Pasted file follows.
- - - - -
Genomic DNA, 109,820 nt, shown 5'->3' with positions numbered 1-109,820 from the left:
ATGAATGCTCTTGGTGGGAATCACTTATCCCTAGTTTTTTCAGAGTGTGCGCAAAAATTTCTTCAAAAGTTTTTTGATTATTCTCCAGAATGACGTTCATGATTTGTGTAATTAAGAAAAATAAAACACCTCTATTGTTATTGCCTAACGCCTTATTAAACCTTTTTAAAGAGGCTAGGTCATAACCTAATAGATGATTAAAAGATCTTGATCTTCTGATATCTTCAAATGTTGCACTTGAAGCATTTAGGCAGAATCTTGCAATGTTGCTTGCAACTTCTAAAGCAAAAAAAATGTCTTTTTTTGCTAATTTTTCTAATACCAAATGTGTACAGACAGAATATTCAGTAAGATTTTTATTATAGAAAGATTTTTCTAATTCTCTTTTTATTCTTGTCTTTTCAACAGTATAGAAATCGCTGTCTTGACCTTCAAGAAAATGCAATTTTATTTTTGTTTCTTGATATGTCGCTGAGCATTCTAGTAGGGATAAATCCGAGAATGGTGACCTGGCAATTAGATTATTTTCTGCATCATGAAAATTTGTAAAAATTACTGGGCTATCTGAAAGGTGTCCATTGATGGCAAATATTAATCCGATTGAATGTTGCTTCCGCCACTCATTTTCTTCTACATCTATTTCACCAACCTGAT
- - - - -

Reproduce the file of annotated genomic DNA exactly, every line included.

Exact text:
Genomic DNA, 109,820 nt, shown 5'->3' with positions numbered 1-109,820 from the left:
ATGAATGCTCTTGGTGGGAATCACTTATCCCTAGTTTTTTCAGAGTGTGCGCAAAAATTTCTTCAAAAGTTTTTTGATTATTCTCCAGAATGACGTTCATGATTTGTGTAATTAAGAAAAATAAAACACCTCTATTGTTATTGCCTAACGCCTTATTAAACCTTTTTAAAGAGGCTAGGTCATAACCTAATAGATGATTAAAAGATCTTGATCTTCTGATATCTTCAAATGTTGCACTTGAAGCATTTAGGCAGAATCTTGCAATGTTGCTTGCAACTTCTAAAGCAAAAAAAATGTCTTTTTTTGCTAATTTTTCTAATACCAAATGTGTACAGACAGAATATTCAGTAAGATTTTTATTATAGAAAGATTTTTCTAATTCTCTTTTTATTCTTGTCTTTTCAACAGTATAGAAATCGCTGTCTTGACCTTCAAGAAAATGCAATTTTATTTTTGTTTCTTGATATGTCGCTGAGCATTCTAGTAGGGATAAATCCGAGAATGGTGACCTGGCAATTAGATTATTTTCTGCATCATGAAAATTTGTAAAAATTACTGGGCTATCTGAAAGGTGTCCATTGATGGCAAATATTAATCCGATTGAATGTTGCTTCCGCCACTCATTTTCTTCTACATCTATTTCACCAACCTGAT